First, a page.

Data Privacy and Security

Google: Censorship vs. Privacy - 50% Each Way

The European Court of Justice’s Tuesday ruling [pdf] that an individual can demand that "irrelevant or outdated" information be deleted from search results has caused an uproar round the net. Yesterday Wikipedia founder, Jimmy Wales told 5 Live it was: "one of the most wide-sweeping internet censorship rulings that I've ever seen".

The judges who made the decision, however, stated that the objective was “protecting the fundamental rights and freedoms of natural persons”. In other words, potentially infringed privacy is more important than the ability of the public to access all available information.

Google itself has lobbied against this since it went public in 2012, and described the decision as a disappointment.

There are two clear sides to this debate: the need for privacy vs. the need for freedom of speech. Both these topics are extremely emotive. And both have the potential to be abused by interested parties. Once you start to break this down it becomes an extremely thorny moral issue.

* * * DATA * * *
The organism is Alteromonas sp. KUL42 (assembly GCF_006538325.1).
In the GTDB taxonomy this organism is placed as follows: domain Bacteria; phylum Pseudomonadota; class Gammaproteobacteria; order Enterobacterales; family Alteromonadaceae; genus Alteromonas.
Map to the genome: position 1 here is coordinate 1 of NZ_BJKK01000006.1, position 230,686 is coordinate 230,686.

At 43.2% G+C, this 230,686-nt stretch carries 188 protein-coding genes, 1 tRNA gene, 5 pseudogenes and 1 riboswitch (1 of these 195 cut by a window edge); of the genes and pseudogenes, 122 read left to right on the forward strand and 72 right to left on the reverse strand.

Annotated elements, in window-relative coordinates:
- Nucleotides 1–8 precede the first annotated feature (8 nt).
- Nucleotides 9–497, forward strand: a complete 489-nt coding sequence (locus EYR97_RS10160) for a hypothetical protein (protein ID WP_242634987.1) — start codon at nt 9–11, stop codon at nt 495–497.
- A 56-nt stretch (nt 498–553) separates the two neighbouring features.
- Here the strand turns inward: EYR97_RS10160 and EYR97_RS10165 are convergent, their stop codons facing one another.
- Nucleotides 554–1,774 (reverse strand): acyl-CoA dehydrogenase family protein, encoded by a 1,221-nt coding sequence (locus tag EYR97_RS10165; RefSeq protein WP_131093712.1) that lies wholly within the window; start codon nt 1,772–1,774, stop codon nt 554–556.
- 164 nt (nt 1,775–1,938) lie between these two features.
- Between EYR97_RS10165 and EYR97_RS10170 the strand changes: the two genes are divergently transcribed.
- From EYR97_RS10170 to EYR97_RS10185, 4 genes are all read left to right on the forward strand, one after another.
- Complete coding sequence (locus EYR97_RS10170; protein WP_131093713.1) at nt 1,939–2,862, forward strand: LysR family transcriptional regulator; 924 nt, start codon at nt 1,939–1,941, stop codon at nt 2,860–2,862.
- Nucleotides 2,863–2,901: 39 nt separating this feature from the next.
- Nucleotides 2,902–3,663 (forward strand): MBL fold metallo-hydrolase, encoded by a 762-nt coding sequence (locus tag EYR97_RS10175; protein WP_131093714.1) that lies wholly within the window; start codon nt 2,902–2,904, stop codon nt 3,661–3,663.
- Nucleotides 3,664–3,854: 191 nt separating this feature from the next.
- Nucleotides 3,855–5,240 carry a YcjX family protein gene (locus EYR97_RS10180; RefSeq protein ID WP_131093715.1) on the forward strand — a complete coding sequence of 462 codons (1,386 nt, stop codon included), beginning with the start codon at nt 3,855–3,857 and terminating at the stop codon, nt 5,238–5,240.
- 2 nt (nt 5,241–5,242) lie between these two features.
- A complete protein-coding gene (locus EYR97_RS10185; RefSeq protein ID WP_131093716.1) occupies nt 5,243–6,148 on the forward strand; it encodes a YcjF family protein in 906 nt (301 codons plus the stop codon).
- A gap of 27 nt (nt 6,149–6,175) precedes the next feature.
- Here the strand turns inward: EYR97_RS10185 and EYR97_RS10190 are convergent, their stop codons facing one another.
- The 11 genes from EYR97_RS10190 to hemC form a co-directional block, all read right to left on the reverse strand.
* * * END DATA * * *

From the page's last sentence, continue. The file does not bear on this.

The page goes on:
Do we trust other people who want to remove content from web searches? No. But if we were, ourselves, defamed online, would be want that content removed? Yes.

In a recent piece of research we conducted around online identities, half of those individuals we spoke to said they would like to remove “irrelevant or damaging” content from web searches. Maybe the answer would have been different if the survey had been framed round censorship?




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